Today’s post is a continuation of my series Learning from European Cities and I’d like to talk about the role of green space in urban life. In my past visits to European and South American cities, I’ve always been impressed by the green space embedded in their urban fabric in the form of beautiful, lush city parks. On my recent trip to Europe, I was particularly impressed with the green spaces in Brussels. This may partially be due to the fact that Paul and I stayed next to the Botanique, a beautiful and very old botanical garden right in the middle of the city.
The Botanique (botanical gardens) in Brussels established in 1829
In dense cities, it’s very hard to incorporate nature into the every day experience of the city dweller:
A busy street in the heart of Brussels
It is usually crowded, cramped, always in motion and you’re surrounded by a man-made world of the street, buildings and cars. This is why it’s so important that dense cities have places of respite from the harsh pulse of the city. Besides the obvious psychological benefits, a connection with nature has been shown to have health benefits as well and it’s even been proven to aid in healing. According to Rachel and Stephen Kaplan in their book The Experience of Nature: A Pscychological Perspective, “People with access to nearby natural settings have been found to be healthier overall than other individuals. The longer-term, indirect impacts (of ‘nearby nature’) also include increased levels of satisfaction with one’s home, one’s job and with life in general’. No wonder city dwellers in Europe like to escape to the country every now and then.
In Brussels, there were some very beautiful and relatively large parks embedded in city. In many instances, these parks are older than many of the buildings that surround them, but the people and government of Brussels made sure that these green spaces remained intact as the city grew around them. And now they reap the benefits of these gorgeous parks that provide much needed peace and quite amidst the hustle and bustle of city life.
A meditation garden within the Botanique
Besides full-blown parks, there are other ways to insert the serene influence of nature into busy cities. One is the presence of the urban forest, which comprises mostly of the trees and other plants around the city, but is not limited to those things. I noticed in the European cities I visited, there were very few trees in the heart of the cities, but there was a significant canopy of trees just outside of the very center. Unlike our young scrawny trees in Phoenix, almost all the trees I saw in Europe were old, lush, very established and quite breathtaking. Even though these trees are not in a natural setting but a part of the urban environment they still provide the psychological and physical benefits of nature to city dwellers.
The lovely canopy of trees a little bit outside the center of Berlin
Another rather delightful way that nature is inserted into European cities is in the form of flower boxes and baskets adorning the balconies of apartment buildings and street lights:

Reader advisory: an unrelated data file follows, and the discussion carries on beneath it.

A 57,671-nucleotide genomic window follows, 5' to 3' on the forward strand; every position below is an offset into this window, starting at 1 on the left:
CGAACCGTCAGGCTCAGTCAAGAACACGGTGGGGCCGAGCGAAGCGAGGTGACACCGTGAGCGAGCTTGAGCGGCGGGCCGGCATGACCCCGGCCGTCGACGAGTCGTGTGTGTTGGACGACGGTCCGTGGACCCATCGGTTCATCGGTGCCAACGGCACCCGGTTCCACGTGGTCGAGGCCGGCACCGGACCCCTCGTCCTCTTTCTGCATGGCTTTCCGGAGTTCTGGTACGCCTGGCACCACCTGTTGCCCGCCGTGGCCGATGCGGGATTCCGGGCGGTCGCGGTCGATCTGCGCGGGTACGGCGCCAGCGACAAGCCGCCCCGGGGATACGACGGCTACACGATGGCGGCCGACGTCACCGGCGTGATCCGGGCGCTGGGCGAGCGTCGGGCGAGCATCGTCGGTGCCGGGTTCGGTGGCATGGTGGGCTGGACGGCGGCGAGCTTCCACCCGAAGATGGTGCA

Pleasingly, flower arrangements made an appearance all over Brussels
Although these small bursts of plants may seem insignificant in the middle of an imposing urban landscape, they go a long way in terms of reminding people about the sheer beauty and power of nature.
I think in regards to a connection with nature, we are way ahead of many European cities here in Phoenix. Because we aren’t a very dense city and because of our unique landscape, we have lots of opportunities to experience nature in our daily lives with readily available views of the mountains, a wide open blue sky and some of the most beautiful sunsets in the world. And Phoenicians are able to escape the city and immerse themselves in a natural environment with just a short ride to a mountain preserve. Plus, in addition to visiting city and state parks around town, which are woefully underutilized, we can walk or ride our bikes on the canals.
That being said, we still have a unique opportunity to build an even stronger and more meaningful connection with nature and that is by utilizing some of the empty lots that plague our city and turning them into green spaces. I’ve been told by various people ranging from city councilmen to local business people about all the reasons we aren’t able to make anything useful out of these empty lots. And I’ve heard from some that it’s useless to even dream that anything could possibly be done with these empty lots.
I don’t believe it’s useless to dream of and to plan for a better future for our city. Some really fantastic uses for many of our empty lots would be to turn them into urban gardens, city parks, or green public squares. For a great example of making a (newly) empty lot into a green space, read about Sean Sweat’s proposal for a dog park at the site of the Sahara Hotel in answer to the currently proposed black space – a 2 acre parking lot.
Photo Credit: All photos by the author.Tags: botanique, Brussels, canals, city dweller, city parks, connection to nature, dog park, empty lots, flower boxes, learning from European Cities, meditation garden, parking lot, phoenix, public squares, Rachel Kaplan, Sahara Hotel, Sean Sweat, Stephen Kaplan, The Experience of Nature:A Psychological Perspective, urban forest, urban gardens